an open source architectural beadwork project from Kate McKinnon and a worldwide team of innovators

Lots coming this week!

This week, we will show here on the Book Blog how to Deconstruct our giant Flat Peyote Triangle or Hypar (Warped Square) and make incredible bangle starts from whichever piece seems like the most sensible Section to build from.

Each piece, the Triangle and the Hypar, have six Sections – the hot red center piece and five more coloured rings that can come apart. Have a look at the Hypar (see previous posts if you need to catch up on what this is, and why we are making it.)prism-hypar-set-rgb

The piece that I chose to work with first from my Deconstructed Hypar was the bright yellow square, third from the center, otherwise known as Section 3.

See the simple yellow square inside my blue and white Eight-Wing Bangle start? I just began sewing right onto it, without even weaving in my thread. (A stop bead will help you start if your thread is very slick.) After all, why would I weave it in? I’ll be taking the new bangle off soon.


And now, after seven rounds of work, I’m taking off the Starter Square (see next photo)All I have to do is use teeny little scissors (or maybe a thread burner, if you roll that way) to snip the single thread showing between the white beads, and the pieces come apart cleanly, with no beads lost.

It looks like MAGIC, but really, it’s just us taking advantage of the fact that each round of peyote has two separate threads holding the beads on – the round that placed the beads, and then the round that follows it (when the new beads are added).


If you’ve never seen us do this trick, we’re making a nice video on Deconstruction for you, and it should be finished this week. It’s so simple – just one little snip at each corner, and ta-da, separate sections.

I chose Section 3 to build on for my own bangle start because Section 4 (the pale yellow-green piece) fits me perfectly as a bangle. Therefore, any piece that I start from the outside edge of the previous section (#3) will fit me perfectly.

I don’t have to count, I just have to bead a simple Triangle or Hypar, blow it apart, and try on the pieces. One of them will fit me snugly, one perfectly, and one hugely. I can use each of them for different things.

I chose to make this piece from the size that fit me perfectly, and for fun I added another set of Increases along each open side. That made the nice Eight-Wing Bangle start easy, and the piece is built perfectly to fit, with no long start, no counting, and NO JOIN. It took just a few hours to create, and it was really easy. No counting! No join!

This is fairly revolutionary.


I could have retained the Starter Section on my piece until the end, to be certain of fit, or take it off at any time I had enough beadwork started to be sturdy. We recommend doing at least six rounds of peyote onto any Casting Model before taking it off, which is what you see here.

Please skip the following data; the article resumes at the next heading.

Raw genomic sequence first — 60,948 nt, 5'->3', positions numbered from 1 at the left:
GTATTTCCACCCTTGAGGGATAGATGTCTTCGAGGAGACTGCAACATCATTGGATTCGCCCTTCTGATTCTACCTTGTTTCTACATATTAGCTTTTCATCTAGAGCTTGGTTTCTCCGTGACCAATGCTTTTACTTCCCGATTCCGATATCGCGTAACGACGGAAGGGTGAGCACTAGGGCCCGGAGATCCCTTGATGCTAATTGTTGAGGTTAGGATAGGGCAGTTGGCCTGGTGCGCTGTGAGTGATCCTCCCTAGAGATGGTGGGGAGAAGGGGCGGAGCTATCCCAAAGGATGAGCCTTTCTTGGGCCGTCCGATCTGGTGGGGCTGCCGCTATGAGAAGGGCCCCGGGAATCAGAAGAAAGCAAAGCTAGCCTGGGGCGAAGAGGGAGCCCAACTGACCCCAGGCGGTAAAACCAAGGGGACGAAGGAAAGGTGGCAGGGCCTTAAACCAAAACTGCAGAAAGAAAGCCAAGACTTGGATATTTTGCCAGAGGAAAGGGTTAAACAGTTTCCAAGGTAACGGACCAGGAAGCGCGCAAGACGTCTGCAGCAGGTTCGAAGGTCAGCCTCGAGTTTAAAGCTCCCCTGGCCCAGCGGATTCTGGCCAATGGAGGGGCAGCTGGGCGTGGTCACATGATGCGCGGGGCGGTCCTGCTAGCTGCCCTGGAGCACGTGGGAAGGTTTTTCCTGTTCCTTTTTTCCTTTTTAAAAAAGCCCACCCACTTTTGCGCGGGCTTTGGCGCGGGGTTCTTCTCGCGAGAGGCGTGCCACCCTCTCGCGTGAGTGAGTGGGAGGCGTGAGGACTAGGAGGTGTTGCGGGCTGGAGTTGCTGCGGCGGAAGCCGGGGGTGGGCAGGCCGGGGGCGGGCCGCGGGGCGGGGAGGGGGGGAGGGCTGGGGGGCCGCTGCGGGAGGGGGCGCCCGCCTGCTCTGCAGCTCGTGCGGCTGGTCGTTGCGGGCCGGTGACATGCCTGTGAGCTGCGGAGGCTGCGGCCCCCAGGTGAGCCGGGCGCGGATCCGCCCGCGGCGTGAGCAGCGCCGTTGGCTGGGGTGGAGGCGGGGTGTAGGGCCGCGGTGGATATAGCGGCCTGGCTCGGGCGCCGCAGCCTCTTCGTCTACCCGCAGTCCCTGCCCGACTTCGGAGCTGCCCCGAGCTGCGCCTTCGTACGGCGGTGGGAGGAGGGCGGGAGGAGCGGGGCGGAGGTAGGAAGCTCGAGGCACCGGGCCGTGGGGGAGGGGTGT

I’m going to make this start into an even wingier All-Wing Bangle by adding yet more increases along each side.


Lookie, all I had to do was divide the sides again, and now I have a 16-point All-Wing, still perfectly sized, still no counting. Each increase is now called out with two red beads. You can add as many as you can fit. (I tied it loosely together in the center to keep it from flipping, for the photo.)

After five years of engineering any and all workarounds to the Dreaded Peyote Start, and the sizing heartaches and timewastes associated with it, I find it simply mindbending that a start like this can be accomplished without stress in just a few hours, from such simple shapes.

This info strikes me as fairly long overdue, and is a key feature of the upcoming CGB Pattern Book. More soon!


About katemckinnon

Kate McKinnon has devoted herself to the study of how things are done, and how they could be done better. Find her at or on some city street, walking fast, smiling at strangers.

11 comments on “Lots coming this week!

  1. Beatrice Childress
    March 8, 2017

    I think , you are using Fireline, you will want to use the detonation points. I have really sharp little snippers, but because I insist on using my Fireline,That teeny little corner is very hard to snip.

  2. Terry
    February 19, 2017

    Weeeeeee so excited looks Mahvolous Dahlonega lol

  3. Amy Hickey
    February 15, 2017

    Kate,you are a genius!

  4. Cherie levy
    February 14, 2017

    Hello Kate! Missed your presence in Tucson this year….hope Boston is all u wish it to be. Am excited for book…as always, u r an innovating force in the artistic bead world. Thanks for sharing with all of us

  5. Sue
    February 14, 2017

    truly wonderful cannot wait to get started… xx

  6. Rochelle
    February 13, 2017

    Hi Kate, Should I put detonation points in the hypar to deconstruct it or will you be showing us an even easier way to separate the sections?
    I’ve done the center section and am just waiting for the answer before I continue full steam ahead!

    • katemckinnon
      February 14, 2017

      You can if you want to, but YES, we have a much easier way – just snip the single thread between the white increases in each of these rounds, and ta-da, apart it comes. The Detonation Points were only places to hold out the thread for snipping; we discovered that the increases are so easy to get to that we don’t need the extra beads.

  7. Karen
    February 13, 2017

    Now I get it! Mind blown, I have to get to work! Holy crap, I have been wasting time…

  8. Nelly Nordio
    February 13, 2017

    It’s great getting new posts again… so exciting….so inspiring !!

    • katemckinnon
      February 14, 2017

      Agreed! I’m so pleased to be ready to publish, it’s been a long road getting all of this stuff corralled.

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